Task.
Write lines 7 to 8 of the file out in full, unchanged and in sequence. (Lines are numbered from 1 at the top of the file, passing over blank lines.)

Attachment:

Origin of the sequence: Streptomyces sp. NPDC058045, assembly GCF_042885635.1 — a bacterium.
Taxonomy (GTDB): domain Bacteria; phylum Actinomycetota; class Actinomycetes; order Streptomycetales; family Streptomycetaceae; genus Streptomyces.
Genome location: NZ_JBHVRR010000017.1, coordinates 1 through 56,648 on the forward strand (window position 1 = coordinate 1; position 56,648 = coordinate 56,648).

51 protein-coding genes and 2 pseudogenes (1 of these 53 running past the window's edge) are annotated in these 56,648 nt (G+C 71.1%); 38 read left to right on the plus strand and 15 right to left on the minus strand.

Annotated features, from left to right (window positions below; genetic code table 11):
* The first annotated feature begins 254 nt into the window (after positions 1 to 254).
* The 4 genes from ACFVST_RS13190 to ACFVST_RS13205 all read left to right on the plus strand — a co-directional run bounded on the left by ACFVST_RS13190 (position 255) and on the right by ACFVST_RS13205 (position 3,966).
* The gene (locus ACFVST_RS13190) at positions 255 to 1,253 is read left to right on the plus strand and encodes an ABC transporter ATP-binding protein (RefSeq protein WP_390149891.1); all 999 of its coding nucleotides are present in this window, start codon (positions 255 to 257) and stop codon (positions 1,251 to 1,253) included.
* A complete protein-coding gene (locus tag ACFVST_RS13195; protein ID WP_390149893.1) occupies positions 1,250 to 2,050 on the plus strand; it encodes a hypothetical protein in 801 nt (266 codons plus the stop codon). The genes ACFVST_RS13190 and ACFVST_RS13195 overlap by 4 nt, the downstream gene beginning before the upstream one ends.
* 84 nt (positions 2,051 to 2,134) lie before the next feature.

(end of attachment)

* The 4 genes from ACFVST_RS13190 to ACFVST_RS13205 all read left to right on the plus strand — a co-directional run bounded on the left by ACFVST_RS13190 (position 255) and on the right by ACFVST_RS13205 (position 3,966).
* The gene (locus ACFVST_RS13190) at positions 255 to 1,253 is read left to right on the plus strand and encodes an ABC transporter ATP-binding protein (RefSeq protein WP_390149891.1); all 999 of its coding nucleotides are present in this window, start codon (positions 255 to 257) and stop codon (positions 1,251 to 1,253) included.